Greenlaurel: Easy Composting Ideas that Reduce Trash and Air Pollution

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Compost Cab will pick up your food scraps weekly for about $1 a day.

Food waste is the no. 1 material in your trash can, and accounts for about 22 percent of municipal trash. Luckily there some easy options that can turn your food trash into garden treasure, whether it comes from a household or business.

Why care? Most likely, your trash gets burned at the big BRESCO incinerator next to Interstate 95, which also happens to be Baltimore City’s top source of air pollution. Not only could you help make some good garden fertilizer, but composting can reduce your household trash, which reduces our air pollution.

What is composting? 

Composting takes nature’s organic material recycling process and speeds it up. When organic material decomposes in a compost bin or pile, it turns into a dark brown soil known as humus. Compost makes for an amazing garden fertilizer. Yard waste, plant materials and food scraps (though no meat, fats or oils) can all be composted.

“To-Go” Composting 

Don’t have the space to compost? Looking for convenience? Consider Compost Cab or Compost Crew. Both offer weekly food-scrap collection for about $1 per day, or $8 per week. Customers store food scraps in an air tight bin and it outside for weekly pickups. Collected food scraps are sent to an offsite commercial composting facility. I’ve heard positive user feedback about both services.

Backyard Composting

University of Maryland’s Extension Program’s excellent and easy-to-understand composting online education will help you on your way to generating your own “garden gold.” I’ve found that many “How to Compost” books and articles inadvertently market composting as complicated. In reality, I’ve learned at-home composting is pretty easy.

I’m at best a C+-grade composter, but my 6-year-old Baltimore City compost bin continues to crank out compost year round with minimal effort on my part. I purchased a plastic bin that’s open to the ground. I threw in a bunch of leaves, coffee grounds, food scraps and some starter pellets, which are really just a shot of nitrogen to speed up the composting. I rarely turn the stuff inside and I never water. I keep the bin’s lid tight so critters don’t visit. (Apparently there was a happy raccoon for a few weeks.)

For all you experienced composters out there, feel free to share your expertise in the comments section below.

Composting Parties

Baltimore’s Church of the Redeemer hosted a zero-waste picnic. Guests used biodegradable party ware, and the waste was picked up by an offsite composting service.

If you’re interested in hosting a trash-free event, consider calling Veteran Compost or Compost Cab to pickup your event’s food and party trash. It’s easy to find biodegradable plates, cups, napkins and cutlery priced on-par with disposables and plastics. Your event’s biodegradable trash will be collected by the composting firm and then delivered to a commercial facility. Commercial compost piles burn at high heat and actually break down those “green” corn resin cups and even meat scraps. Schools and businesses can also partner with these firms to set up composting services.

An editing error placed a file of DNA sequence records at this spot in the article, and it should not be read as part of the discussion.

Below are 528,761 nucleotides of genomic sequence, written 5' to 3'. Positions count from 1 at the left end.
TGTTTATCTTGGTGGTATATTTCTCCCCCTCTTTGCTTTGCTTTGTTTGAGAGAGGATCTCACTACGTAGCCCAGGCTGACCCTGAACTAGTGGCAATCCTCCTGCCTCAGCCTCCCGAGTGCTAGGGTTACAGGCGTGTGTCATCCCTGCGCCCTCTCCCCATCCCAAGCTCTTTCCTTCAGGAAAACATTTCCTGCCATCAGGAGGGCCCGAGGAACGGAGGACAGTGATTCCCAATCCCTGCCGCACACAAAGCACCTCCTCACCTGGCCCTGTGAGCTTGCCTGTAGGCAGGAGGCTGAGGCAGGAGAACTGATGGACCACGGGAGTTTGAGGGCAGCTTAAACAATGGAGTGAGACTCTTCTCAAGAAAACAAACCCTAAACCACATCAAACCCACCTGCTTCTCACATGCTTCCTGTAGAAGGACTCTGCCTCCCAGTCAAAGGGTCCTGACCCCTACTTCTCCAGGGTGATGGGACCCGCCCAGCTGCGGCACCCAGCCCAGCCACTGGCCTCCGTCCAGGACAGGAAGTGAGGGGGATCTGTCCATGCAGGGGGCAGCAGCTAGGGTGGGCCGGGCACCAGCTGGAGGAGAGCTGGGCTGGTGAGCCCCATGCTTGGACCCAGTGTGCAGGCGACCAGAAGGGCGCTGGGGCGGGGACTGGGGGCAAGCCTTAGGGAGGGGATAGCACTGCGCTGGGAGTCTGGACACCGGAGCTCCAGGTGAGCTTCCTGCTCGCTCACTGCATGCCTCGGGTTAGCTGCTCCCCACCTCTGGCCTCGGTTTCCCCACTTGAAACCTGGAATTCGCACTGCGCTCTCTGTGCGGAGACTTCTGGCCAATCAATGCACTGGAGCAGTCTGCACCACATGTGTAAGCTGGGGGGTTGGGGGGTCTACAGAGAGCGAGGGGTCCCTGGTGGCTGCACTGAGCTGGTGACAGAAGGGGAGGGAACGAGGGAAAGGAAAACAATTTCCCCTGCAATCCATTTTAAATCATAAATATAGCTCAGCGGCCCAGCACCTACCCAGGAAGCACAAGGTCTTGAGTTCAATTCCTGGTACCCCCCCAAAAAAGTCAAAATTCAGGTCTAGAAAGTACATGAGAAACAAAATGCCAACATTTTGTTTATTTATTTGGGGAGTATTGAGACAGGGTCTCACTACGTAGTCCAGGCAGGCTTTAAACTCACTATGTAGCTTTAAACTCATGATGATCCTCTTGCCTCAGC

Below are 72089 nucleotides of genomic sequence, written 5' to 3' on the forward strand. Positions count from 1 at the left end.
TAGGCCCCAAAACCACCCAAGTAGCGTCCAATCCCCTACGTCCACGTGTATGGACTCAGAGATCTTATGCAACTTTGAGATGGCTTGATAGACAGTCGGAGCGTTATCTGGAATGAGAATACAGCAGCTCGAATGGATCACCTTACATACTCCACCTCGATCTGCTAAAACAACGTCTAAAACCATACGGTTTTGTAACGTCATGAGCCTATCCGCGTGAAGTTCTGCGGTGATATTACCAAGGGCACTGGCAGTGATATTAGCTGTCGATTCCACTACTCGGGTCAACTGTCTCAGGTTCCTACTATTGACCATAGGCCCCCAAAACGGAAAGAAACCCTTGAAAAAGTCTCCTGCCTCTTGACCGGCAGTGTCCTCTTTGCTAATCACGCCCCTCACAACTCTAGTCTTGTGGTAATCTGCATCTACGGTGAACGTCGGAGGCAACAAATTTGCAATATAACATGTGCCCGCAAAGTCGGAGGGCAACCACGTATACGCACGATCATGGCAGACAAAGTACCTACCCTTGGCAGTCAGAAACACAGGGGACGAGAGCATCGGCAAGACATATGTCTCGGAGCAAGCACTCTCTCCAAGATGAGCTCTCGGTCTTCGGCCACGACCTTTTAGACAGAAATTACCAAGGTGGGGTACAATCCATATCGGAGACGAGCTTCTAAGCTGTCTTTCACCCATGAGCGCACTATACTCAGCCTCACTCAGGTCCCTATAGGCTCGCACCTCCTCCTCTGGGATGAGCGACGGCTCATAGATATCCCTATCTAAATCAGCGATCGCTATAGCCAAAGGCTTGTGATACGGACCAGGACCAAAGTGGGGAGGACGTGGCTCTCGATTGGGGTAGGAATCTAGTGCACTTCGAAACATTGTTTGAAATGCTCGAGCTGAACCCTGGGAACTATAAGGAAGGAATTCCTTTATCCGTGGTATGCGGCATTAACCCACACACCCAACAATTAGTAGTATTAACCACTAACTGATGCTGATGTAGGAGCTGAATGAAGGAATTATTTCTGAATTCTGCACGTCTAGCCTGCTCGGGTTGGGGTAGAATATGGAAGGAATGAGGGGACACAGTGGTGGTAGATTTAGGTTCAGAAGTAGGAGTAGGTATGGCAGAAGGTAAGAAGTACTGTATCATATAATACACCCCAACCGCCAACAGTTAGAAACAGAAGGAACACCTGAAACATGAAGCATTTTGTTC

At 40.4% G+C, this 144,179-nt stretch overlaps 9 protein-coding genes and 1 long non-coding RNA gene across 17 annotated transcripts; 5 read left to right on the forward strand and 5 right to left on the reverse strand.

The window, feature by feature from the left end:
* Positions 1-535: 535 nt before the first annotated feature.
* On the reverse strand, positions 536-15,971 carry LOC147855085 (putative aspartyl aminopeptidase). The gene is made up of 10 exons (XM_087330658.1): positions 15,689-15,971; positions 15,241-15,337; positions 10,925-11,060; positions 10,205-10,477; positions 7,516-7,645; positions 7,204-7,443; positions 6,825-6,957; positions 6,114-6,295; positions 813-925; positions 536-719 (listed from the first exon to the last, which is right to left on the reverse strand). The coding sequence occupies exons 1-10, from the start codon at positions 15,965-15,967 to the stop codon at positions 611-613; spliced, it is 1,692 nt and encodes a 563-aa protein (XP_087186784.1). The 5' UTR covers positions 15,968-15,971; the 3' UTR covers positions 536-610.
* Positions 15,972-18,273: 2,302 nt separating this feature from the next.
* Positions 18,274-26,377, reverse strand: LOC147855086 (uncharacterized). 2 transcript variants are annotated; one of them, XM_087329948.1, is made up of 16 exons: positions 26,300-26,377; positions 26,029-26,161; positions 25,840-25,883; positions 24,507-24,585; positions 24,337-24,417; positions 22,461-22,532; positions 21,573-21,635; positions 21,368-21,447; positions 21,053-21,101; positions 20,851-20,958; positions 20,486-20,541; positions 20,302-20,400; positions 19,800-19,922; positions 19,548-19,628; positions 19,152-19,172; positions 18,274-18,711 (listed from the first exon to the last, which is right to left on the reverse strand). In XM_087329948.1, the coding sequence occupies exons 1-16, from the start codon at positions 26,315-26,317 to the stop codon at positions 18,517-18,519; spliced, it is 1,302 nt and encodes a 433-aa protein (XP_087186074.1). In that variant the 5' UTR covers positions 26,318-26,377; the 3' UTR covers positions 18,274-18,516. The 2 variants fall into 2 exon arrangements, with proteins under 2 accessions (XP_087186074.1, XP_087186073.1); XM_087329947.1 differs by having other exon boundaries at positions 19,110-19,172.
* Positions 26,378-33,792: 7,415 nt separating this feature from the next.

Burning Trash Increases Unhealthy Air Pollution

Did you know that most of Baltimore City’s trash is burned at that big white BRESCO building located at Interstates 95 and 395?

The BRESCO plant, built in 1985, was touted as a “green idea” to turn trash into electricity. Today in Maryland, incinerators are considered renewable energy. BRESCO’s owners earn millions each year in renewable energy credit cash.

The issue with the BRESCO is that the plant is old, and so are its pollution controls.

The Maryland Department of the Environment (MDE), along with a coalition of community and green groups, is focused on a certain BRESCO pollutant: nitrogen oxide, affectionately known as NOx. When baked in the hot summer sun, this odorless chemical is brewed into unhealthy ground-level ozone. The list of diseases caused by this air pollution only continues to grow.

In an effort to improve air quality, MDE recently released a draft NOx level that’s in line with neighboring states at 150 parts per million (ppm). BRESCO had asked for 170 ppm NOx levels, citing the plant’s older condition that makes it difficult to retrofit.

Leah Kelly, an attorney at the Environmental Integrity Project, reported that BRESCO’s 24-hour NOx average in 2016 was 169 nitrogen oxide ppm. Just how high is that? For comparison, Montgomery County’s newer Covanta facility averaged just 89 ppm NOx in 2015 — about half of BRESCO NOx levels.

You’ll be hearing more about BRESCO in the future because the Free Your Voice youth organization from Curtis Bay is leading the charge to tackle the plant’s air pollution. Free Your Voice is the same team that stopped Energy Answers from building what would have been the country’s largest incinerator in Curtis Bay. This afternoon, the Baltimore City Council is holding a hearing about BRESCO issues.

According to the Maryland Department of the Environment chart below, BRESCO (which is owned by Wheelabrator) is our state’s fifth largest NOx polluter.

BRESCO can power up to 40,000 homes, but still emits higher level of nitrogen oxide than larger power plants.

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